Colombia to resume FARC talks despite kidnapping

Report
from Agence France-Presse
Published on 31 Jan 2013

01/31/2013 06:52 GMT

HAVANA, Jan 31, 2013 (AFP) - Colombia on Thursday was to resume peace talks with FARC guerrillas aimed at ending the half-century conflict despite the kidnapping of two police officers by the leftist insurgent group.

"The order of the president (Juan Manuel Santos) to the police is to keep pursuing the FARC. The order to this delegation is to continue working on a deal to end the conflict. We will not be diverted from this objective," chief government negotiator Humberto De la Calle said late Wednesday.

The Revolutionary Armed Forces of Colombia (FARC) confirmed earlier Wednesday that it had captured two police officers and were holding them as "prisoners of war," in a move that could undermine the peace talks.

The policemen were captured on Friday in the southwestern province of Valle del Cauca, the first kidnapping by the FARC since the rebel group freed what it said were its last 10 captive police and soldiers.

A FARC statement said the pair are "prisoners of war" and repeated a pledge not to resume kidnappings for ransom, a practice it vowed to end a year ago.

In its latest statement, the guerrilla group drew a distinction between the capture of security forces and kidnappings for ransom, in the past a major source of income for the rebels.

The FARC "has made a commitment in terms of not carrying out any more detentions of an economic character," it said.

"At the same time, we reserve the right to take prisoner members of the security force who have surrendered in combat."

"They are called prisoners of war, and this phenomenon occurs in any conflict in the world," it said.

However, late Wednesday authorities said three engineers had gone missing in a rural area in southern Colombia, in what could be a fresh kidnapping of civilians by the leftist militants.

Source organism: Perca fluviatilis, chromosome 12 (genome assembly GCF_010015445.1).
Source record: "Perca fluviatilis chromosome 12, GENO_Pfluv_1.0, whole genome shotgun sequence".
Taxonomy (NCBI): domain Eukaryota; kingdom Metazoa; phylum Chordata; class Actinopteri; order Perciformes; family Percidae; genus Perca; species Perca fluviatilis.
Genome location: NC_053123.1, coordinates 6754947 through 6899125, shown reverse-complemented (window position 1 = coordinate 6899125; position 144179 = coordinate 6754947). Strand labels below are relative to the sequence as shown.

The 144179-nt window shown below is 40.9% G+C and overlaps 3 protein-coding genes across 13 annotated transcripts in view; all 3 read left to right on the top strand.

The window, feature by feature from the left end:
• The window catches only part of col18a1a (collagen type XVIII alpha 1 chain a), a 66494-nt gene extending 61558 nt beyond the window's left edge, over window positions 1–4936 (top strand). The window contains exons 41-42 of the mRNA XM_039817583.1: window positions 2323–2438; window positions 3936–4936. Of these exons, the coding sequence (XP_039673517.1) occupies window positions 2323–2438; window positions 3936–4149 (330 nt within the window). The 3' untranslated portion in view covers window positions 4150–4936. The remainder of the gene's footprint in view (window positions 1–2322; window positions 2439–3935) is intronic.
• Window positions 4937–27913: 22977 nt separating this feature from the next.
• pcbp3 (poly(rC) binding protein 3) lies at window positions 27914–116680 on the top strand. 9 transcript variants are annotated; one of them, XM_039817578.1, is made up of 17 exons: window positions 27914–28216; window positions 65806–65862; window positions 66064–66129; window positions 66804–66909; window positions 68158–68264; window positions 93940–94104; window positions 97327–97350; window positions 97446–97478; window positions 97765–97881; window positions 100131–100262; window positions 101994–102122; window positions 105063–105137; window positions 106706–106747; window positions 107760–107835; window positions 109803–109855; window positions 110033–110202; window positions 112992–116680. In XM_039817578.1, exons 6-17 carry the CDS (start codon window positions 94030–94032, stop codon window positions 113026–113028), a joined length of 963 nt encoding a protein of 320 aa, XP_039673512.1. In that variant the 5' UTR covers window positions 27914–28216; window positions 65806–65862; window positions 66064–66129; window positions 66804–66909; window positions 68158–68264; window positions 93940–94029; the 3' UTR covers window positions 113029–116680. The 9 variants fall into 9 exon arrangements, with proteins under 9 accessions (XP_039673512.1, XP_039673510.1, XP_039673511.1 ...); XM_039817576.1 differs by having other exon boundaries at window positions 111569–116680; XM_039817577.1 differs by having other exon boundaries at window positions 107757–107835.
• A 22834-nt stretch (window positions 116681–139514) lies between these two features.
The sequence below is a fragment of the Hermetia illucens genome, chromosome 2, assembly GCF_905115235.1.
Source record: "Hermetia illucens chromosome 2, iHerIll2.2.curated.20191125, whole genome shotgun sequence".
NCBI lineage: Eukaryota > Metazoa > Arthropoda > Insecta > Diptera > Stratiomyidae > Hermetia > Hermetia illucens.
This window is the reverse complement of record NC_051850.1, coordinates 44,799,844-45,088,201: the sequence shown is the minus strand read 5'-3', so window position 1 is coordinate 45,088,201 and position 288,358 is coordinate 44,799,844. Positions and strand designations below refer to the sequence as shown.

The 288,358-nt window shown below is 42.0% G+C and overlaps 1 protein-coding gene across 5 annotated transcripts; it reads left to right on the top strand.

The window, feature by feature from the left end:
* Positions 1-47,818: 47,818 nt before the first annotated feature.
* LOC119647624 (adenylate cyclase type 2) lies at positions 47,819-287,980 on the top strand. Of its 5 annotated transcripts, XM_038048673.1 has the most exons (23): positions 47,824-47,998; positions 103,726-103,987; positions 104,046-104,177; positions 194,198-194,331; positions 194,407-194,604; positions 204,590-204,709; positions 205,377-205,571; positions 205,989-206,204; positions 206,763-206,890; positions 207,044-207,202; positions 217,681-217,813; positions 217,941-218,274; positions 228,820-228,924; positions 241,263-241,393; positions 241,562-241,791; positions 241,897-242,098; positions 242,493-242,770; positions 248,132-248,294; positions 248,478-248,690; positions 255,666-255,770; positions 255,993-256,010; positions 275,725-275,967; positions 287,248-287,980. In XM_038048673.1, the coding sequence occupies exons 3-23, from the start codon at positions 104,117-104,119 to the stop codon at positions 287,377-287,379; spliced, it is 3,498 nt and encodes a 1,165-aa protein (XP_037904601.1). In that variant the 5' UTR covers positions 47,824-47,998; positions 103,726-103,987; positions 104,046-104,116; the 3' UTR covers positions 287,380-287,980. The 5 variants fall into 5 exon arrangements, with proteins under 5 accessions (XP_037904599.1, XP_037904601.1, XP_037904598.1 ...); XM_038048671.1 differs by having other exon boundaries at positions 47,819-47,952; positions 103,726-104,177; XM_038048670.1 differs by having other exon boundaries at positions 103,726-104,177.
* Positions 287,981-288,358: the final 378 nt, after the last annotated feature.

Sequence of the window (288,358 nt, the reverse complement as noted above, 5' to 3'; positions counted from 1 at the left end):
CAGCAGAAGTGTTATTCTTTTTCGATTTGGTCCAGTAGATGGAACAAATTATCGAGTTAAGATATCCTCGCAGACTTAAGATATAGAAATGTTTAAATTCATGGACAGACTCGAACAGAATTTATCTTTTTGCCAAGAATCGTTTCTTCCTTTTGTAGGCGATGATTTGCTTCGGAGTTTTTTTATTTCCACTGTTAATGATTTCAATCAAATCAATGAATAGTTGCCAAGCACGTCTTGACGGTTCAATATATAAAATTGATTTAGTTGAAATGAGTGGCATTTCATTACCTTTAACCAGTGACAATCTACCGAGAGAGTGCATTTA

The policemen's capture came five days after the FARC ended a unilateral two-month-long ceasefire that it had declared at the start of peace talks in Havana.

Those talks, the first in a decade after three previous failures, resume on Thursday after a weeklong recess.

"We are going to Havana to end the conflict, which is what we agreed to," De la Calle said earlier, in Bogota.

"If that's not so, tell us now, and don't waste the time of the Colombian government."

Colombia's Vice President Angelino Garzon had warned on Sunday, after the policemen were taken prisoner, that a resumption of hostage-takings by the FARC could undermine the peace talks.

In Washington, Santos's brother also warned that the hostage takings could undermine confidence in the peace process, which he said needed to move more swiftly to remain credible.

"Otherwise, the sense that this is something different will evaporate," said Enrique Santos, a former editor of the newspaper El Tiempo.

"They haven't even begun to go deeper on the first point, agrarian issues, on the six-point agenda," he said at a Washington think tank, adding that he was concerned the rebels were stalling in order to reposition themselves internationally.

Still, he said, there have been "signs of progress and a significant change in tone and language."

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